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Old 10-07-2013, 06:50 PM   #1
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Default Do all Brown ales overcarbonate?

I've brewed a few brown ales over time. The ones I put in keg, turn out perfect. However, all the ones I put in bottles end up over carbonated. I typically use 3/4 cup corn sugar in a 5 gallon batch. Then store around 70degrees until they are ready. About two weeks. They stay at this temp, maybe a few degrees lower until I stick them in the fridge a day or two before I drink them. My other recipes...pales, wheat, etc dont have this problem. Anyone else experience this? I'm wondering why I'm just getting this with my brown ales.

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Old 10-07-2013, 06:54 PM   #2
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nope, nothing in a brown ale would make it bottle condition any differently than any other style. You should consider measuring your priming sugar by weight instead of the old 3/4 cup method. Use beersmith if you have it, or one of the free ones such as this: http://www.brewersfriend.com/beer-priming-calculator/ Hopefully that will help you nail down the exact CO2 volumes you are looking for per the style.

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Old 10-07-2013, 06:58 PM   #3
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Quote:
Originally Posted by BrewmeisterSmith View Post
I've brewed a few brown ales over time. The ones I put in keg, turn out perfect. However, all the ones I put in bottles end up over carbonated. I typically use 3/4 cup corn sugar in a 5 gallon batch. Then store around 70degrees until they are ready. About two weeks. They stay at this temp, maybe a few degrees lower until I stick them in the fridge a day or two before I drink them. My other recipes...pales, wheat, etc dont have this problem. Anyone else experience this? I'm wondering why I'm just getting this with my brown ales.
I've made several Northern English brown ales, all of which I've bottled. Never had a problem with overcarbonation. According this site, the carbonation range for the style is 1.5 to 2.5 vols. If you go with the midpoint of the range, you're looking at 2.6 ounces of Corn Sugar. That works out to about 1/3 of a cup, I believe. I've always preferred my browns a little on the flatter side.
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Old 10-09-2013, 05:06 PM   #4
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Start weighing your priming agent instead of measuring by volume.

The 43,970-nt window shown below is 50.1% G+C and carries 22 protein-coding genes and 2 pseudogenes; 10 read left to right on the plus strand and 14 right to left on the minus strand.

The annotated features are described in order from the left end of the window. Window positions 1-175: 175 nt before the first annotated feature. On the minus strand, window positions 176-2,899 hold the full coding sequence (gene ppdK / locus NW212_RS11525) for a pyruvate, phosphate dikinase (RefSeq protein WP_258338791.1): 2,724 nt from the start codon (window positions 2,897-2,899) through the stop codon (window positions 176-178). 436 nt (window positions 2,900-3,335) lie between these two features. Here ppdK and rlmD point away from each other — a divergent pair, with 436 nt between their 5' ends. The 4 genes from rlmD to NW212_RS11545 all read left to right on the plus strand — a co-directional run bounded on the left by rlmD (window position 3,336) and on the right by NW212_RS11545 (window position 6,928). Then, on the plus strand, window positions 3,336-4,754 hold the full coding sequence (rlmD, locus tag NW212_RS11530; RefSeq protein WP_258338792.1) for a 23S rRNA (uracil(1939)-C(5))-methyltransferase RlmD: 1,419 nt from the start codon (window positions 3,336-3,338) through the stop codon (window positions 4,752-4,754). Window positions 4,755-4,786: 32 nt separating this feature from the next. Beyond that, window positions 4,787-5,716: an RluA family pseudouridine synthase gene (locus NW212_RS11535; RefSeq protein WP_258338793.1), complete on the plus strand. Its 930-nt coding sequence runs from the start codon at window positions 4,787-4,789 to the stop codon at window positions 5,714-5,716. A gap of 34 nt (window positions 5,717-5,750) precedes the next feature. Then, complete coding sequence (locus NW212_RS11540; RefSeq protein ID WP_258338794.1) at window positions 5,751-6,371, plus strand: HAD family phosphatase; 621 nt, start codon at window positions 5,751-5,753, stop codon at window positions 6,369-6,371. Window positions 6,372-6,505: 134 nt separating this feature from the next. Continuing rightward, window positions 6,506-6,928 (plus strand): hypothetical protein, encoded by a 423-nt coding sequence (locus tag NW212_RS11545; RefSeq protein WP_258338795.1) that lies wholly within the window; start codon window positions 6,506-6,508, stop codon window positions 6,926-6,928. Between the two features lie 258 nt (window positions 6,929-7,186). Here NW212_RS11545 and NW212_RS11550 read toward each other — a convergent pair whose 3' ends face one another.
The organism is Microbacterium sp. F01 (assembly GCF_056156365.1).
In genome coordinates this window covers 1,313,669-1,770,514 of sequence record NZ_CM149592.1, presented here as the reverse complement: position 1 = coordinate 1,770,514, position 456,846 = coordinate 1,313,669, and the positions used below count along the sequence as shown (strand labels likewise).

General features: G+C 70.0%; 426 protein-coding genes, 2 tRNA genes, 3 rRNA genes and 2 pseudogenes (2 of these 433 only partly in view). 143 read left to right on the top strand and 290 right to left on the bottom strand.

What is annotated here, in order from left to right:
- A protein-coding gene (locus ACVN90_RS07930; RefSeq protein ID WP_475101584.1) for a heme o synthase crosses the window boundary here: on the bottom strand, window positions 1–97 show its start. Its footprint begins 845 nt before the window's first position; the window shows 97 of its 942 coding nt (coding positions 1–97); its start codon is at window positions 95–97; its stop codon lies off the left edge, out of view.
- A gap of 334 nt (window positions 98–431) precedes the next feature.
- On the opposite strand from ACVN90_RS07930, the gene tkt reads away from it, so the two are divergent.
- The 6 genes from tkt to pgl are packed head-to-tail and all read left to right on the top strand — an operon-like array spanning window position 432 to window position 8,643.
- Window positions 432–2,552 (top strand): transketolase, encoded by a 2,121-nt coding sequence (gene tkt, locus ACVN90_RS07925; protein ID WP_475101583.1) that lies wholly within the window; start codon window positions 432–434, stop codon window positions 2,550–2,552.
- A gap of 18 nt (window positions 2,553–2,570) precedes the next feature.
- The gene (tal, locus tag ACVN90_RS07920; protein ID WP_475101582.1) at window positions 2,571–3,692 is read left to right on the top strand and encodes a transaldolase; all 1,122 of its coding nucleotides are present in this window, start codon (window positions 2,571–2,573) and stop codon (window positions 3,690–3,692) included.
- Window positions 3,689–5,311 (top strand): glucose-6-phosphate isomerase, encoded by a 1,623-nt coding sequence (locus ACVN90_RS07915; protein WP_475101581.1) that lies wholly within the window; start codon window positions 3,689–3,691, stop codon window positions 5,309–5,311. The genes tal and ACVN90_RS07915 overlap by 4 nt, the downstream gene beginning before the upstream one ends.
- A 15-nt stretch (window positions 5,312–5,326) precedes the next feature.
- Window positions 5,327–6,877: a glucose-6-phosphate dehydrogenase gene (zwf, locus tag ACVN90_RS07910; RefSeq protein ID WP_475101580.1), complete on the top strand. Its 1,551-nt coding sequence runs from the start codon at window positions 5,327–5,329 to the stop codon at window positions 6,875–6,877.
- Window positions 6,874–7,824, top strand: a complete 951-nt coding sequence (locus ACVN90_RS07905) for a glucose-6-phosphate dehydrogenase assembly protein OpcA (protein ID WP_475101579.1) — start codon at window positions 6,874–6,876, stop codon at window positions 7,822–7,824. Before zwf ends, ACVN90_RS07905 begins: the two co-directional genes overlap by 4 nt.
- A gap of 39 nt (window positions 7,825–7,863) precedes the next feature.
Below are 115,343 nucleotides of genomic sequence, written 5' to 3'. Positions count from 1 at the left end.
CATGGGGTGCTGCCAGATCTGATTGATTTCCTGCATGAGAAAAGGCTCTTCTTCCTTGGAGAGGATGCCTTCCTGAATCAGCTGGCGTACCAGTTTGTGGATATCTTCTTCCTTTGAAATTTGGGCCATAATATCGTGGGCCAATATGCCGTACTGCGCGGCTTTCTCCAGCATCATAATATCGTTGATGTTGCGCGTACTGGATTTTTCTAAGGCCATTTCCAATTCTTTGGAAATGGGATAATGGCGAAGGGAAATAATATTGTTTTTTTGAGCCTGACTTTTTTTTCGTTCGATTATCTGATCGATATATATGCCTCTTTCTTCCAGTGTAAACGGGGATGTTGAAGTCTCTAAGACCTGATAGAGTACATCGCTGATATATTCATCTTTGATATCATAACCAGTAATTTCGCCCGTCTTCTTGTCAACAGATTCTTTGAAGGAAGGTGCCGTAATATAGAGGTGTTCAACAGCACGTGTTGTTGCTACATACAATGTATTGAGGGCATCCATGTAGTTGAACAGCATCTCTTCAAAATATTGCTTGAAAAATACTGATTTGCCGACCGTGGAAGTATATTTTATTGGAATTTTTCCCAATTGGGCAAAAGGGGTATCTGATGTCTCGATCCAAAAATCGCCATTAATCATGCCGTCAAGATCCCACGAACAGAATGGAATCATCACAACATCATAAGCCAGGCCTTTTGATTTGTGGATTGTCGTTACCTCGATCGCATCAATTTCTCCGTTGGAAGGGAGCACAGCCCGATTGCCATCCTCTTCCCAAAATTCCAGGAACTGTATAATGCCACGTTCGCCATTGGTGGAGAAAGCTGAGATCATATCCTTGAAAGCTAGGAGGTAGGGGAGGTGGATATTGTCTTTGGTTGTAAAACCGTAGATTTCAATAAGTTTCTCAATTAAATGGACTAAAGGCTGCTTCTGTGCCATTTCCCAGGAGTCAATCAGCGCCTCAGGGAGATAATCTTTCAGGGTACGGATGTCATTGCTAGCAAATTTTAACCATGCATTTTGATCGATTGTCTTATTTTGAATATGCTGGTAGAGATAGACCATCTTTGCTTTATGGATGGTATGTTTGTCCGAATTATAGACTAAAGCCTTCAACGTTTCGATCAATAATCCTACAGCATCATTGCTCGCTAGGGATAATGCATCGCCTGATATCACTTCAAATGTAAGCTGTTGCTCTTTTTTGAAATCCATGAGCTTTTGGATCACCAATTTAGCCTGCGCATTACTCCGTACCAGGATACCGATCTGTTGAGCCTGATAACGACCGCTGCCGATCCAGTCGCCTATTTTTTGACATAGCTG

Use the online carb calculator linked above. Shoot for 2.4 volumes of CO2 for drink-at-home (non-competition) brew.
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Old 10-09-2013, 05:13 PM   #5
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i actually have noticed this same phenomenon (though maybe beginning at 2 months not 2 weeks in the bottle) and carbonate my dark beers with less priming sugar (like 2.5 ounces to a 5 gallon batch). conceivably it could be the yeast slowly working on the unfermentables that tend to be present in dark beers. or maybe it has something to do with the reduced presence of hops. or maybe it is all in my head, or maybe it is confirmation bias from those times when it has happened..

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Old 10-09-2013, 05:32 PM   #6
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Do you use the same yeast for your Browns that you do for any other style? I'm wondering if the yeast might have something to do with it.

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Old 10-09-2013, 05:40 PM   #7
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I do a lot of brown ales and only one was slightly overcarbonated. I agree with priming to style and by weight instead of volume.

The amount of sugar might be the cause. I just looked at a calculator and an American brown was .6 cup of corn sugar and an English was .5 cup.

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Old 10-10-2013, 04:57 PM   #8
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I'll have to start weighing out the priming sugar. It's weird. The brown ales are the only ones that see overcarbonating with this method. I use the same yeast US-05 for about all my batches. Sometimes Notty. Cheers.

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Old 10-15-2013, 01:01 AM   #9
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I have this problem as well. I am suspecting an infection with some wild yeast. I let them ferment out for 4 weeks then bottle. I do not have this problem with cream ales or IPAs, but do with browns and stouts. Maybe more non-fermentables in the darker ales that over time a strange yeast does ferment? These are typically not finished off (drank) as fast as my lighter ales, so that may be a factor as well. I gave up on them for 8 months, but now have bottled one and have another on deck. Hope the problem is gone.

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